New study by LSBE faculty and undergraduate research students focuses on aging employees.
Are employers meeting the needs of their aging employees? What do older employees want from their employers?
The number of Minnesotans over the age of 55 is expected to grow from 1.6 million people in 2021 to 1.9 million by 2043. The Duluth, MN-WI metropolitan statistical area (MSA) will feel this demographic shift more acutely than the state of Minnesota will—currently 35% of the population is over the age 55 years in the MSA compared to 29% statewide.
Research has shown that organizational practices are closely related to older employees’ health, motivation, performance, and retirement preferences. And these practices are not just relevant to the older workforce but also to middle-aged workers, as they decide whether their current employer will fit their future needs.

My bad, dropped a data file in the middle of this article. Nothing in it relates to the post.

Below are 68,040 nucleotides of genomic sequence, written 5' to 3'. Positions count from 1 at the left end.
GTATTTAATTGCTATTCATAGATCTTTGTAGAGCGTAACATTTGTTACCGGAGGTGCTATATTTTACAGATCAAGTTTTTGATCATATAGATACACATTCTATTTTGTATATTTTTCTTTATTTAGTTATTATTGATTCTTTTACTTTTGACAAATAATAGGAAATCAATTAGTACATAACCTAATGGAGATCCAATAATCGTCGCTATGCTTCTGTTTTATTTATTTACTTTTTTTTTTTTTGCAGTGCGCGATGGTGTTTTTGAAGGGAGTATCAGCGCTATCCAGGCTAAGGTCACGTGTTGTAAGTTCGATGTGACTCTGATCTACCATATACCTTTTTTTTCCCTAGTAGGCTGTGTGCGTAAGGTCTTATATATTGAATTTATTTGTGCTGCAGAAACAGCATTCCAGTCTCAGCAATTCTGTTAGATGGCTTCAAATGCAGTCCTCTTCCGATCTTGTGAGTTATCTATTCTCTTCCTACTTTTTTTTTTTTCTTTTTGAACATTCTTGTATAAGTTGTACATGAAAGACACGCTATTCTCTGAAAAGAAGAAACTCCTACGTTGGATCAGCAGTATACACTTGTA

In April, LSBE's Bureau of Business and Economic Research (BBER)—in partnership with LSBE faculty Drs. Lacey Loomer, Kim Dauner, and Lin Xiu—was awarded funding from a UMD grant aimed at fostering new, cross-disciplinary research collaborations. The research team, which also includes BBER undergraduate research assistants, Avery Wendinger and Mitchell Bakken, will survey businesses—both the management and the employees—in the Duluth-Superior MSA to understand whether local employers are meeting the workplace needs of this important demographic group.
Given the changing demographics of the MSA and the lack of information available to businesses on best practices for accommodating older workers, there is a critical need for local businesses to evaluate themselves on their ability to attract and retain an older workforce. Failure to meet the needs of an aging workforce will result in businesses losing workers at an increasing rate and being unable to fill open positions.
More about this study can be found on LSBE's BBER website